The general tone is unmistakeable - the tabloids can barely disguise their malevolent glee about the matter; they litter their invective with awful puns about golf, e.g. "Tiger scores a Birdie!" and "I bet his wife will be TEEd off". You can imagine employees of The Sun laughing at their 'wit' between bouts of foaming at the mouth at the prospect of tearing a sportsman apart for doing something - well, human.
That is not to say that what Mr Woods did was acceptable. Cheating on your wife with low-rent types and then driving like a madman are, as far as things go, rather unacceptable. And I think Mrs Woods did what many women in similar situations would do - taking a golf club to the SUV, for instance, is almost a cliché in terms of women scorned.
One thing that strikes me as odd - Tiger obviously has a penchant for sleeping with a lot of women in an extra-marital capacity; why did he sign a pre-nuptial agreement? Even Michael Douglas learned that lesson.
Nevertheless, what is clear in this instance is the extent to which the media focus didn't lessen even after, as they say, the jig was up. It is if the media have been keen to find 'dirt' on Woods formerly unblemished character. The fact that he named his yacht Privacy may have raised further tabloid ire, akin to a drop of blood landing in a shark-filled pool. However, I don't believe Woods is guilty of hypocrisy, as such, as his media dealings seemed to have been aimed at making it all about the golf. Now the same newspapers who lavished praise on him for his golfing genuis when he first became famous have turned on him for simply not being newsworthy. Until now.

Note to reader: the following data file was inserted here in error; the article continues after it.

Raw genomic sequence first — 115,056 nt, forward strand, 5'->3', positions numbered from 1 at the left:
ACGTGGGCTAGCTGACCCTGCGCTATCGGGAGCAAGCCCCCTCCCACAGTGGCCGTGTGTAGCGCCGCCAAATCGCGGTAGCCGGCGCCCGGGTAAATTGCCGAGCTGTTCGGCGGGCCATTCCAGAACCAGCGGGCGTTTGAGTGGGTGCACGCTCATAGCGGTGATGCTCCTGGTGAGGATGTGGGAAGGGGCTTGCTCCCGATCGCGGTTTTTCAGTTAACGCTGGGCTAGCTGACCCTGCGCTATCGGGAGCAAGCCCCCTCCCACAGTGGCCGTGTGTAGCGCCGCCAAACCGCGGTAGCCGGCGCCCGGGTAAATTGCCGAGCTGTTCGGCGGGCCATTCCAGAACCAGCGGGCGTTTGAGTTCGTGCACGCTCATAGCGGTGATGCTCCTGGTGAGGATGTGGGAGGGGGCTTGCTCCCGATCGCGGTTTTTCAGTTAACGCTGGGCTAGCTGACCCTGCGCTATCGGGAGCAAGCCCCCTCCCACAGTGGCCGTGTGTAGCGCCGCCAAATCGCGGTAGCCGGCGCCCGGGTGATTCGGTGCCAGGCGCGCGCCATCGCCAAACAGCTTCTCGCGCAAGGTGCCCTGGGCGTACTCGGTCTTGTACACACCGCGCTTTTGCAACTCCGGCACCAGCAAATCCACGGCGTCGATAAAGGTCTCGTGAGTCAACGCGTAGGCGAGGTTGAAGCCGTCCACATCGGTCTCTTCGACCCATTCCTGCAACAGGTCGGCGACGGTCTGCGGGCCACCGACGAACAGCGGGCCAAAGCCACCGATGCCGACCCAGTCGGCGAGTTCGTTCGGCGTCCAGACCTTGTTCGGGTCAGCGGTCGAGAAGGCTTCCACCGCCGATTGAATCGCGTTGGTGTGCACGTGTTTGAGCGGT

And make it about the golf, I say, and only the golf. Do not turn a talented man into a national joke or, even worse, tabloid hate figure for a very human weakness. Do not reduce his character to an endless array of bad golfing puns. How can he repair the damage he has caused when the media storm continues, dredging up more floozies eager to make a bit of kiss-and-tell money?
This incident is symptomatic of a wider malaise. Sportsmen are expected to be utterly transparent beings, open in all their dealings. Their sporting achievements are no longer enough - we need to know every detail of their personal lives. If they make a mistake, we condemn them as a whole, yet by rights we should only judge them for their sport skills. When David Beckham had a similar "transgression", he "let us down" - but why? I don't even feel he is responsible to us for his footballing prowess, let alone as some sort of moral guardian. Perhaps I'm being obtuse. Perhaps the Ancient Greeks, too, revelled in gossip and rumour about the participants in the Olympics.
So Woods has let his fans down in a personal capacity, Thierry Henry has done so professionally after handballing in a World Cup play-off... What should we expect next, besides misbehaviour of some sort from Roger Federer? I am, of course, referring to the so-called 'Curse of the Gilette Three'...
We're watching you, Federer.